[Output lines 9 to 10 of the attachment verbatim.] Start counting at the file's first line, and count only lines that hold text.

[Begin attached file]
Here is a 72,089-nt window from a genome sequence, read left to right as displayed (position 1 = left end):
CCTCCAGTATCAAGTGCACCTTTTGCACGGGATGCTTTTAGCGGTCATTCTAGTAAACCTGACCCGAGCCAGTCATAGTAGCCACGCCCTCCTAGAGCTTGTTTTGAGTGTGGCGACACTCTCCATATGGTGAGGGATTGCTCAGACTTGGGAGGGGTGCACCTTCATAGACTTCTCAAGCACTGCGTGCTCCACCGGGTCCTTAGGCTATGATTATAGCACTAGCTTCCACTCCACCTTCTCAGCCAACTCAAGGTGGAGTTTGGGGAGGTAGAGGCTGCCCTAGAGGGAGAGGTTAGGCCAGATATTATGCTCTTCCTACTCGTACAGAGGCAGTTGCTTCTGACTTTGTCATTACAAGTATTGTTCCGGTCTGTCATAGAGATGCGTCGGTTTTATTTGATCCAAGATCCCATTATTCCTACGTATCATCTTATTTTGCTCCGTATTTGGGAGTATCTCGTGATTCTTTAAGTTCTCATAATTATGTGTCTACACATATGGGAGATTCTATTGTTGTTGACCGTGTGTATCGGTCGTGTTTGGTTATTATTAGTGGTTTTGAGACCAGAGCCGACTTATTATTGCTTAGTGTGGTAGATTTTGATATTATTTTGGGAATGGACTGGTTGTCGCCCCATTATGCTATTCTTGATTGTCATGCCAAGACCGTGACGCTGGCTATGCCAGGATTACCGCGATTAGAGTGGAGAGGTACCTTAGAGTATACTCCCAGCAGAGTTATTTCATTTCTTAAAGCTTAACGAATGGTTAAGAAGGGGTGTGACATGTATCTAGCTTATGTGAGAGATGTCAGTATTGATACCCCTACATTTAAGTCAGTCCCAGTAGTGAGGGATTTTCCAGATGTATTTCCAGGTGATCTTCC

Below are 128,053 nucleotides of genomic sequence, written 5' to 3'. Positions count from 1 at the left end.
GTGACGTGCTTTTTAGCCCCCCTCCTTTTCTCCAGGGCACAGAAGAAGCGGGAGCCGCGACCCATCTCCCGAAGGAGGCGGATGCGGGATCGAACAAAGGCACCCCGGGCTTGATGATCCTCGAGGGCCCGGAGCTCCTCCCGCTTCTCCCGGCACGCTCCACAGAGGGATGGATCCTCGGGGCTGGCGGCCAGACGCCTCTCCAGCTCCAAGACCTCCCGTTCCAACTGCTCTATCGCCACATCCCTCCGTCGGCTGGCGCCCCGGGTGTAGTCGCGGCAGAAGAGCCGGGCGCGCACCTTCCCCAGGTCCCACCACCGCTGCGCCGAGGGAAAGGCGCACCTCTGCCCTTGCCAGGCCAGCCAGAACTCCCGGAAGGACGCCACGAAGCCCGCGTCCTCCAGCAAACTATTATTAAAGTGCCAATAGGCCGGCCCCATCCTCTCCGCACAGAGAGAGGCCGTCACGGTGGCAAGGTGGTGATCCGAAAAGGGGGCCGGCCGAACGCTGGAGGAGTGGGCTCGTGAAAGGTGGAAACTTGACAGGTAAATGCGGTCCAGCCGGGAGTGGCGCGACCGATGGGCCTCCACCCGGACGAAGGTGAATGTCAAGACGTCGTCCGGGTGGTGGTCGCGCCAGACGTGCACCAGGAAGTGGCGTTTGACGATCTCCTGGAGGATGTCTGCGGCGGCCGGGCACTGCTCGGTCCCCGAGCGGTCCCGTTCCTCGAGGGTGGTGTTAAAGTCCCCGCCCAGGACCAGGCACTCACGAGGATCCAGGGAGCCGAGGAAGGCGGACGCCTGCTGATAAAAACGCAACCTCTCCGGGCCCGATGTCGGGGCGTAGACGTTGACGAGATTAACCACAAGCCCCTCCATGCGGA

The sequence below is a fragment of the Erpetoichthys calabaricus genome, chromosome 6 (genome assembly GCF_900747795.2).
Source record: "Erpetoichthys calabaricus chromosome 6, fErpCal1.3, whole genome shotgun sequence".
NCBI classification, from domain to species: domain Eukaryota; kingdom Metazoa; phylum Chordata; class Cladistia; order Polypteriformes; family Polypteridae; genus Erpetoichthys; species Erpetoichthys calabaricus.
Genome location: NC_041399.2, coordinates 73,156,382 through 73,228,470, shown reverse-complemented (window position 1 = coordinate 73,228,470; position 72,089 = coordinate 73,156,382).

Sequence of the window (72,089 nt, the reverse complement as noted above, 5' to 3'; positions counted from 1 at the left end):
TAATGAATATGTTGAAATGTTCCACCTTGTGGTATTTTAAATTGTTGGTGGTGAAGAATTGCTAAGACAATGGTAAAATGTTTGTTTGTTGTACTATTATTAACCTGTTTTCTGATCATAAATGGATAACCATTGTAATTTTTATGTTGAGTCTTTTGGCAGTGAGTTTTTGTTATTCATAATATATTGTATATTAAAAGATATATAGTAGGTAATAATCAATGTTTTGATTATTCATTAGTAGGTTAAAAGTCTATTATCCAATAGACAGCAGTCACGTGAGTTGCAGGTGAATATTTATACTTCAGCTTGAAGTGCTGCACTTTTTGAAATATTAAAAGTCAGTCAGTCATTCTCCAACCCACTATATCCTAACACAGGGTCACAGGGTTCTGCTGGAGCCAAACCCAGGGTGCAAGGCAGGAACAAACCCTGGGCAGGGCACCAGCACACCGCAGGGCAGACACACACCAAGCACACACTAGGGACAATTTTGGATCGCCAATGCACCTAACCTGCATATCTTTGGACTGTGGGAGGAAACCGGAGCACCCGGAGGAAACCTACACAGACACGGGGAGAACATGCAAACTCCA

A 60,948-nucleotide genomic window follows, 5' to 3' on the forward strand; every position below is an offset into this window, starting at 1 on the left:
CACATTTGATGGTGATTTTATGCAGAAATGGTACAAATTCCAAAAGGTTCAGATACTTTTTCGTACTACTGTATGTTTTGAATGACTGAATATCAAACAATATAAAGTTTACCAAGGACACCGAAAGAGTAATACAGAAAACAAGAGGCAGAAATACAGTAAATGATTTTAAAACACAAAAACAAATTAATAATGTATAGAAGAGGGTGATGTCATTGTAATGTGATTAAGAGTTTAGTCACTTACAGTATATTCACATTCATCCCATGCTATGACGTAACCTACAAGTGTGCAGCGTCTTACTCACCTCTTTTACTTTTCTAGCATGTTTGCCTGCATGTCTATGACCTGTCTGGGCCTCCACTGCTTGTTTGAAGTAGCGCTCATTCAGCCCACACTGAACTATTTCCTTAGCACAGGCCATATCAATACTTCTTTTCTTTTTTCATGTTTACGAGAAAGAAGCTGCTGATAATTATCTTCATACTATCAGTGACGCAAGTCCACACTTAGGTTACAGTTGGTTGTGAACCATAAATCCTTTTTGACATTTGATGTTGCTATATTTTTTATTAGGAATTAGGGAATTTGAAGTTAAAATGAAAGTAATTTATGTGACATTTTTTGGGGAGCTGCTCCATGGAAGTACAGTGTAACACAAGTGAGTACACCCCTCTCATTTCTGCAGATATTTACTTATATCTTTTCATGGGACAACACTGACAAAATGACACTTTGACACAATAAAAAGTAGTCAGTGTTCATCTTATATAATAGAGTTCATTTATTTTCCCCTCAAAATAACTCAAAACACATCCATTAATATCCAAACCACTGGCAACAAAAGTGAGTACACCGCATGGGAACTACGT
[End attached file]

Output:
Sequence of the window (72,089 nt, the reverse complement as noted above, 5' to 3'; positions counted from 1 at the left end):
TAATGAATATGTTGAAATGTTCCACCTTGTGGTATTTTAAATTGTTGGTGGTGAAGAATTGCTAAGACAATGGTAAAATGTTTGTTTGTTGTACTATTATTAACCTGTTTTCTGATCATAAATGGATAACCATTGTAATTTTTATGTTGAGTCTTTTGGCAGTGAGTTTTTGTTATTCATAATATATTGTATATTAAAAGATATATAGTAGGTAATAATCAATGTTTTGATTATTCATTAGTAGGTTAAAAGTCTATTATCCAATAGACAGCAGTCACGTGAGTTGCAGGTGAATATTTATACTTCAGCTTGAAGTGCTGCACTTTTTGAAATATTAAAAGTCAGTCAGTCATTCTCCAACCCACTATATCCTAACACAGGGTCACAGGGTTCTGCTGGAGCCAAACCCAGGGTGCAAGGCAGGAACAAACCCTGGGCAGGGCACCAGCACACCGCAGGGCAGACACACACCAAGCACACACTAGGGACAATTTTGGATCGCCAATGCACCTAACCTGCATATCTTTGGACTGTGGGAGGAAACCGGAGCACCCGGAGGAAACCTACACAGACACGGGGAGAACATGCAAACTCCA